California Healthline
On Nov. 10, HHS announced that between nine million and 9.9 million individuals would enroll in plans through the Affordable Care Act's insurance exchanges during the second open enrollment period, lower than the Congressional Budget Office's projection of about 13 million enrollees, the New York Times reports. The second open enrollment period begins on Nov. 15 and ends on Feb. 15, 2015. HHS said the total would include roughly 5.9 million people who had purchased coverage through the marketplaces last year and are re-enrolling.
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Medical Errors Drop with Provider Handoff Program
FierceHealthcare
Better communication between physicians during shift changes can reduce medical errors and preventable adverse events, according to a new study published Nov. 5 in the New England Journal of Medicine. The research team conducted a prospective intervention study of a resident handoff-improvement program in nine hospitals, measuring rates of medical errors, preventable adverse events and miscommunications, as well as resident workflow.
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Revolutionary New Antibiotic Alternative Could Save the World from Superbug 'Apocalypse'
Newsweek
Scientists have developed a new alternative to antibiotics that could revolutionise the way we treat superbugs and avoid a scenario where common medical procedures become life-threatening due to bacteria becoming immune to conventional drugs. Mark Offerhaus, the CEO of the Dutch Biotech company Micreos, which developed the drug, has said that the advance signals "a new era in the fight against antibiotic-resistant bacteria."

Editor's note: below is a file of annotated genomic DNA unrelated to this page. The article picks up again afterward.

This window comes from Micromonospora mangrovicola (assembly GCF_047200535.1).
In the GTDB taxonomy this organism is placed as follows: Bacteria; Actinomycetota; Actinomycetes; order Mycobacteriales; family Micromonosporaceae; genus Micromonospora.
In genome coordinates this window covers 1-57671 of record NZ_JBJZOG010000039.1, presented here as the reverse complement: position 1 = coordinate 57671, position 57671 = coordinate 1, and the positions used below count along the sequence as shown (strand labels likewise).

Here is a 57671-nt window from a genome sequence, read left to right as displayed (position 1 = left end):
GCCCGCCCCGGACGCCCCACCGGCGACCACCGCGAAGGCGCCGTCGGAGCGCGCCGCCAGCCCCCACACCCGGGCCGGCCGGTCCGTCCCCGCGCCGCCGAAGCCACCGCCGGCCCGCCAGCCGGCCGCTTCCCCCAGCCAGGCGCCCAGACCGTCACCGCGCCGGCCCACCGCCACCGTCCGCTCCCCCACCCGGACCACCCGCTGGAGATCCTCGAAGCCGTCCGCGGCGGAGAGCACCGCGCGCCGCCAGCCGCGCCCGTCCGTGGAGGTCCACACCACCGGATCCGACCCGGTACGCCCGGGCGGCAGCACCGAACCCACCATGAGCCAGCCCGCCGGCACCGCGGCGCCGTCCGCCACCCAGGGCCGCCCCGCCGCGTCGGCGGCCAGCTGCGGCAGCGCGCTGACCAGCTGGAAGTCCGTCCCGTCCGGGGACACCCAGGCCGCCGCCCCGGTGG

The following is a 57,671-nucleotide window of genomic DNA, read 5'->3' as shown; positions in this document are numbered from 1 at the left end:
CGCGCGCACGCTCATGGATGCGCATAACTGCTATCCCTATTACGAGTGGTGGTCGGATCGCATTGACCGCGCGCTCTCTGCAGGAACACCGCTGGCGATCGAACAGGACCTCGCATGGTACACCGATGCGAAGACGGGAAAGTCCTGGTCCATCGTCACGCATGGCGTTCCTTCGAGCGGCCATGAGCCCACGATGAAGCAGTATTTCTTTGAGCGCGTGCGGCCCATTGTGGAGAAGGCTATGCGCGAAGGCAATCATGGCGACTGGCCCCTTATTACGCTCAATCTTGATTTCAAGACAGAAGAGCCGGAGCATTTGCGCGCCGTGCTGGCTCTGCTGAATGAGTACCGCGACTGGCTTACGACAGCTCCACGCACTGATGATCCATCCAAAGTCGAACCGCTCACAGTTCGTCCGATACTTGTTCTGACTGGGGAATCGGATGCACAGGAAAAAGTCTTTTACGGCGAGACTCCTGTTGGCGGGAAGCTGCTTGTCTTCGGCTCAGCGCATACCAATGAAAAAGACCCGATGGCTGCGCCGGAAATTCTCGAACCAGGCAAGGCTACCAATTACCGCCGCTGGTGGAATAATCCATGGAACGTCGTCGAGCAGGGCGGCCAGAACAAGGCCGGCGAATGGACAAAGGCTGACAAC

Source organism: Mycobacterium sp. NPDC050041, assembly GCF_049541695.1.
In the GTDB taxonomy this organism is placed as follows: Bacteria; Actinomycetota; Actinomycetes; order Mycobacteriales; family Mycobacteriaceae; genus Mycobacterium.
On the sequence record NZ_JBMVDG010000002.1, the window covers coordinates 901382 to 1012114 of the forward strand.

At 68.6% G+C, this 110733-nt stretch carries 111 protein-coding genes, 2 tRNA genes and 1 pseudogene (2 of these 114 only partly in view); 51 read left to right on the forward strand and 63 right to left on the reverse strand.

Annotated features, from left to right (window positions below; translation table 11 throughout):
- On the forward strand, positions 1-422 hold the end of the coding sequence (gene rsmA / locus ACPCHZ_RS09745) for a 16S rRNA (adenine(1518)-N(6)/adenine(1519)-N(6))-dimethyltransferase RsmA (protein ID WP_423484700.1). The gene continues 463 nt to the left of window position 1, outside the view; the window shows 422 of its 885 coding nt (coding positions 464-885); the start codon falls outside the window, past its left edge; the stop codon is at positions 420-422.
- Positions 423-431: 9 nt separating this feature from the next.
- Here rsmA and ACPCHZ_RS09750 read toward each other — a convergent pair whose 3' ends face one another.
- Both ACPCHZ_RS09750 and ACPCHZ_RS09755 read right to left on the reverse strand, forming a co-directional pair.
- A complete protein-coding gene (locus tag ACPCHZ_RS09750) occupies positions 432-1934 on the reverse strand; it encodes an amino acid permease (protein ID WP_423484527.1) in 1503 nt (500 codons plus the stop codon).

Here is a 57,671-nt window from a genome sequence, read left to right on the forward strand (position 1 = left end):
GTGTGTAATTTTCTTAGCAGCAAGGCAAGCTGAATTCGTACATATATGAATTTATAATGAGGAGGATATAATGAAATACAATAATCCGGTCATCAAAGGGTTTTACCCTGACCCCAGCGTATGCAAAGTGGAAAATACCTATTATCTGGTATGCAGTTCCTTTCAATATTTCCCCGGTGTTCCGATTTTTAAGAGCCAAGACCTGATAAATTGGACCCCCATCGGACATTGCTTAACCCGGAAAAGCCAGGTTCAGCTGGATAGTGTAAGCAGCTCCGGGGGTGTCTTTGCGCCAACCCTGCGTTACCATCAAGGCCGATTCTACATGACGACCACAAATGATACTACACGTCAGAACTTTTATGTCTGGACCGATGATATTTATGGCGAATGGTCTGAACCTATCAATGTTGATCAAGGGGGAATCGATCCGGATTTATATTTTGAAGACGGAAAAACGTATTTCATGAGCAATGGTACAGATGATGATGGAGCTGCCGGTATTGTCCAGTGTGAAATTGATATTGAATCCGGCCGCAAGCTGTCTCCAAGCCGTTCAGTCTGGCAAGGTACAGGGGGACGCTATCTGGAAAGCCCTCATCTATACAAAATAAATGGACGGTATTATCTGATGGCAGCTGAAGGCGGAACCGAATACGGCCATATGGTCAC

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PRACTICE MANAGEMENT


Healthcare Accelerators Evolve Toward Specialization
California Healthcare Foundation
Just a few years in existence, healthcare accelerators — programs that nurture entrepreneurs and their start-up firms — are proliferating. There are now almost 90 dedicated health accelerators in the United States, and at least a dozen more around the world. Most of these focus on digital health and are less than two years old. To find out what these entities look like, how their environment is changing, and whether they are successful, Lisa Suennen, the author of this report, draws on input from leading entrepreneurs, sponsors, and accelerator founders
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How to Get Physicians to Email Their Patients
Forbes
Despite fueling nearly 18 percent of our nation's advanced economy, the healthcare industry is notoriously slow to adopt transformative technological changes. And that includes the adoption of the least cutting-edge of all innovations, the humble email. Case in point: a new study was released recently in the respected policy journal Health Affairs, concluding that email might just be a good idea for physicians communicating with patients. This is an important study with fascinating findings, but what's most interesting is that the research was conducted at all.
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WSAUA Insights
Colby Horton, Vice President of Publishing, 469.420.2601
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Lonny Alfred, Content Editor, 469.420.2663